Sexual violence high at schools

Nondumiso Gqomfa, from the Human Sciences Research Council, addresses the pupils.

The Human Sciences Research Council and its partners, Grassroot Soccer and Soul City Institute, say they are appalled by the high rate of sexual violence at schools, mainly in the Cape Metro and largely in Khayelitsha.

Through their research programme, Kwanele Project, the results of their Sexual Violence in Schools in South Africa (SeViSSA) initiative revealed that young children, from the age of 10, were the most vulnerable.

The shocking figures were released during a community dialogue on sexual violence in schools and the nature of the problem, at Chris Hani High School in Khayelitsha, on Friday August 3.

The results showed that high levels of sexual violence included intimate parter violence in heterosexual dating relationships.

The research, conducted at 10 primary schools and 10 high schools, revealed that violence was common and occurred mostly in classrooms, on sport fields and in bathrooms. Intimate partner violence is widespread, the most common forms being verbal threats, slapping, pushing/hair-pulling, hitting (with a fist or object), kicking, dragging, beating, choking, burning, threats with weapon.

Sexual violence also featured as a form of intimate partner violence and while 41% of primary school pupils experienced sexual violence in an intimate partnership in the 12 months preceding the study, the study also found that younger pupils are less likely to report intimate partner violence.

Another shocking revelation is the high rate of pupil and teacher perpetrated sexual violence in schools.

According to the study most sexual violence was committed by teachers, with two out of 10 primary school pupils and one in 10 high school pupils in the metro abused by their teachers.

The culture of silence around sexual violence was also a worrying trend according to the organisations. These derailed children’s education.

Dr Ingrid Lynch, a researcher with the HSRC, attributed the silence to a fear of negative consequences both for the victim and the perpetrator as well as the perception that teachers fail to act on reports.

“Our findings suggest that pupils in romantic relationships experience a high level of violence at the hands of partners, with somewhat higher level among primary school pupils. Girls experience such violence at much higher rates than boys,” she said.

Dr Lynch said it was shocking to hear children speak to them about their experiences as there was a perception that young people do not normally talk about their sexual experiences. But she said it was something to take forward to combat the challenges faced by young people.

Tony Gubesa, from Grassroot Soccer, said there was a lack of parental involvement in their children’s lives.

He said as they were conducting the research it was also difficult to speak to parents.

“Some of the challenges can be easily dealt with if only the parents can get involved. We found that they care less and they always have excuses. There were instances where we wanted to have a word with them, few came forward but most always had commitments,” he said.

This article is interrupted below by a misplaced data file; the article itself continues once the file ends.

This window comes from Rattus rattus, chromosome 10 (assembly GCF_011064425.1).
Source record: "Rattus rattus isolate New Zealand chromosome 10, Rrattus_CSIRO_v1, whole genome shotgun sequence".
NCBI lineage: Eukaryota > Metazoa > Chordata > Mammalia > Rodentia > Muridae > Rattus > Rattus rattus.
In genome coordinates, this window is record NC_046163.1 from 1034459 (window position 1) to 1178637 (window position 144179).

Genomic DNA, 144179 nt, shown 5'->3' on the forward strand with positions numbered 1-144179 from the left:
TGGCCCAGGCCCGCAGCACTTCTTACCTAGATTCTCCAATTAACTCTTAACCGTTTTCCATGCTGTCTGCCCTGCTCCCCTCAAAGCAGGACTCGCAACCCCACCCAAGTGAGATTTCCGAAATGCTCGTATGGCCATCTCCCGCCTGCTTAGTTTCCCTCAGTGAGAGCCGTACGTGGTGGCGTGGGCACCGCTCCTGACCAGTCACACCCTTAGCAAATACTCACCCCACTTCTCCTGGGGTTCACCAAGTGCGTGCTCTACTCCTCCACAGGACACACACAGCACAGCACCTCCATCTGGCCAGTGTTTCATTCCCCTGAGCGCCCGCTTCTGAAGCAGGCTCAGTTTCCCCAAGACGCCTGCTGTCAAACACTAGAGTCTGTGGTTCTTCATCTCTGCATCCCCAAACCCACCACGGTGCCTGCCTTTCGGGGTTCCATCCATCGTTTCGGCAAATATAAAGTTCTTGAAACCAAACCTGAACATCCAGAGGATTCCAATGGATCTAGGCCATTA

Mr Gubesa also criticised the teachers for not communicating properly with their pupils. He said teachers were to blame for some of the issues. He said those who were involved with children sometimes took advantage of the situation. He said the study continued to seek more clarity and solutions.

Mr Gubesa said the second part of the study would be released next year. Lulama Matiwane, liaison officer for HIV/Aids, TB and life skills at the Western Cape Education Department (WCED) Metro East District, said violence and abuse at home, at school and elsewhere were stumbling blocks to proper functioning of schools.

He called on parents to look deeply at the challenges faced by children at school, home and in the community and to take an interest in other matters at school, not only their children’s results.

“Pupils have challenges from home and everywhere. We know they are not on the same level, some have clothes, some are poor. That is why schools have uniforms,” said Mr Matiwane.

He urged abused children to speak out. He said most abuse was committed by close relatives, including fathers, uncles and people they know.

“They need to share the information among themselves so that we can know of all these challenges. There is peer pressure on the other side,” he said.

Mr Matiwane appealed to parents to be involved in their children’s education and welfare.

The SeViSSA initiative aims to create safe school environments by dealing with violence against girls and is delivered through peer educators in Khayelitsha.

Some of the key lessons which emerged from the study include: primary school pupils need more attention, educators must understand and engage with youth cultures and local understandings, harmful gender norms should be interrogated, more research work must be conducted with this group and a culture of silence normalises widespread violence.

The full HSRC SeViSSA report can be read at